Cutting out the "life coach" psychobabble in Hunter's distorted interpretations of the motivations of everyone involved would have been good.
Rielle Hunter doesn't appear to have anything else to write about
I thought Cassandra Campbell did a fine job with this mostly dopey material---her delivery and pace were good. At times, I felt like as though the author herself was speaking. This doesn't happen very often in listening to audiobooks.
It's an essential part of a trilogy that also includes Resilience and The Politician.
This book needed a lot more editing.
Yes-King thoroughly researched the period and wrote a good story. The compelling narration by Craig Wasson made it especially enjoyable to listen to. Wasson did a fine job tackling all those accents and at times he instilled emotion into his reading that added real depth to this audiobook.
This book was recommended to me by an Audible chat person, and I'm glad he did.
I liked how King evoked small town life and personalities in various parts of the country in the mid 20th century, including material clearly drawn from his experiences with high school teaching.
I don't have a favorite scene, but I enjoyed the feeling that i was tooling around Texas with him in those classic cars.
I didn't have an extreme reaction. Maybe it was just me, but I didn't find the love interest very interesting.
One thing that I wished was that the big-band music music that accompanied the audio book had been from "In the Mood". I suppose there were licensing reasons they couldn't do that, but it would have been nice.
King's afterword, read by the author, was a pleasant bonus.
While I was listening to this, I really wished I had a hard copy version of the book to see the photos---Jobs' family and bio family, the buildings he designed, and all the designs that are central to the story. The visual elements are so important that I wondered whether there is a way for Audible to include photos with an audiobook like this. Tina Fey posted photos on the web to accompany the audio version of her memoir, "Bossypants". Couldn't at least that much be done for books like this?
Of course, Benjamin Franklin. John Adams.
I thought Dylan Baker did a good job, but I found his mispronunciations to be distracting. For example, he never quite got "demur" right (the second syllable should be pronounced like "infer") and he ended up pronouncing it somewhere between "demur" and "demure".
It actually did make me cry, even though Jobs was such an S.O.B.
I am not a Mac person, but reading this helped me appreciate many people's enthusiasm for Apple products. I recommend this book as an intriguing read.
Of course not. It's way too long.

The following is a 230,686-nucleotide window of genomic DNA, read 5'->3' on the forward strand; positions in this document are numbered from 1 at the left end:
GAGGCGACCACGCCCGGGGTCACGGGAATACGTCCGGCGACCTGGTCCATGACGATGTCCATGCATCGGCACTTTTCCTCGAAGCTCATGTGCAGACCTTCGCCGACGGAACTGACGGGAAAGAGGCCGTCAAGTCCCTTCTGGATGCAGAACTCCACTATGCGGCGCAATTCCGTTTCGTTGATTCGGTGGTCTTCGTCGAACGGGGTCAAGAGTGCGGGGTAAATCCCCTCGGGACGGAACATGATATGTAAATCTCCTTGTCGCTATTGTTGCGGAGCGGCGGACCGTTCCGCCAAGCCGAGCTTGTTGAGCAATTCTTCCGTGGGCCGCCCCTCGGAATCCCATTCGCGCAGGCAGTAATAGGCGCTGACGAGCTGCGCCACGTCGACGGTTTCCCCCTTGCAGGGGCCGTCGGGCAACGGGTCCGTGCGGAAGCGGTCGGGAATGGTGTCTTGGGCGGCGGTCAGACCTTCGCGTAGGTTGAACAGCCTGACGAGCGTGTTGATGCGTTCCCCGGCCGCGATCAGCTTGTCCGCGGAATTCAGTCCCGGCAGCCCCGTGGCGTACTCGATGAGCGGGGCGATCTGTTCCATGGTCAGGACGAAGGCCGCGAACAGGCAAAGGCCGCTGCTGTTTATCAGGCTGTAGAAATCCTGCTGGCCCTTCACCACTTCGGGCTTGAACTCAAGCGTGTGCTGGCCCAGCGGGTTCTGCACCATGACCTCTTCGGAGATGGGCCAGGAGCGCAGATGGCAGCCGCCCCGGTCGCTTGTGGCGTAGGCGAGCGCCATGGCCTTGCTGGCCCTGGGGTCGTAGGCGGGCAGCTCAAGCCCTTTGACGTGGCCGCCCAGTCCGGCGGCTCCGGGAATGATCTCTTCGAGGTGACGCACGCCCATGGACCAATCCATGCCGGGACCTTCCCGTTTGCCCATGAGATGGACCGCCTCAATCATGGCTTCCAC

I didn't mind the length, though, since I've been listening to it in 3-hour segments.
Maybe some of Atul Gawande's books. But Gawande is a much better writer, and does an outstanding job of presenting medical concepts to a popular audience.
Stilted, mannered, careful.
Hoye's performance sounds like a traditional radio announcer reading copy. He enunciates carefully and clearly, but there's no buoyancy in his delivery. I would have liked a much more natural, conversational reading, kind of like Scott Simon or Liane Hansen.
It's time you knew: there is no "cure for cancer"
It would have been more accurate to call this book "A History of Cancer Diagnosis and Treatment".
It's an eye-opening read about the personalities, politics, egos, hype, and manipulation surrounding the fallacious "War on Cancer", which is just about as unrealistic as the "War on Terror". Mukherjee details why we can't cure "cancer", because cancer is not a single disease.
I haven't finished it yet, but I would recommend it to anyone.
A preposterous plot that kept getting worse as it progressed.
I don't know what this genre is. I see, though, that Elizabeth Gilbert is apparently considered to be a similar writer, and I couldn't stand her book, either. Is the genre perhaps Dopey Books with Clueless, Self-Absorbed Female Central Characters? Then yes, I am turned off by this genre.
I thought she was a very good reader. She's not that great with accents, though, and the accent for the West African doctor was completely wrong. And her pronunciation of Marina's name kept changing throughout the book for some reason. But overall, she did a good job.
Mr. Fox. He obviously couldn't care less about Marina. And the Bovenders. And Marina, herself. And the character of sweet, lovable, Easter---everyone's hearing-impaired pet mascot---was a bit much. I think the only character that appealed to me was the deranged, diabolical, Dr. Swenson.
She did read well, which I appreciate
For me, it just wasn't that suspenseful waiting to see if she could meditate successfully
Probably not with Morey reading.
Yes-I think he's a genius
This was nonfiction
I'm sure Meryl Streep would be in there somewhere ; )
I listen to books on long drives. I was really interested in the concept, the but narrator put me to sleep.
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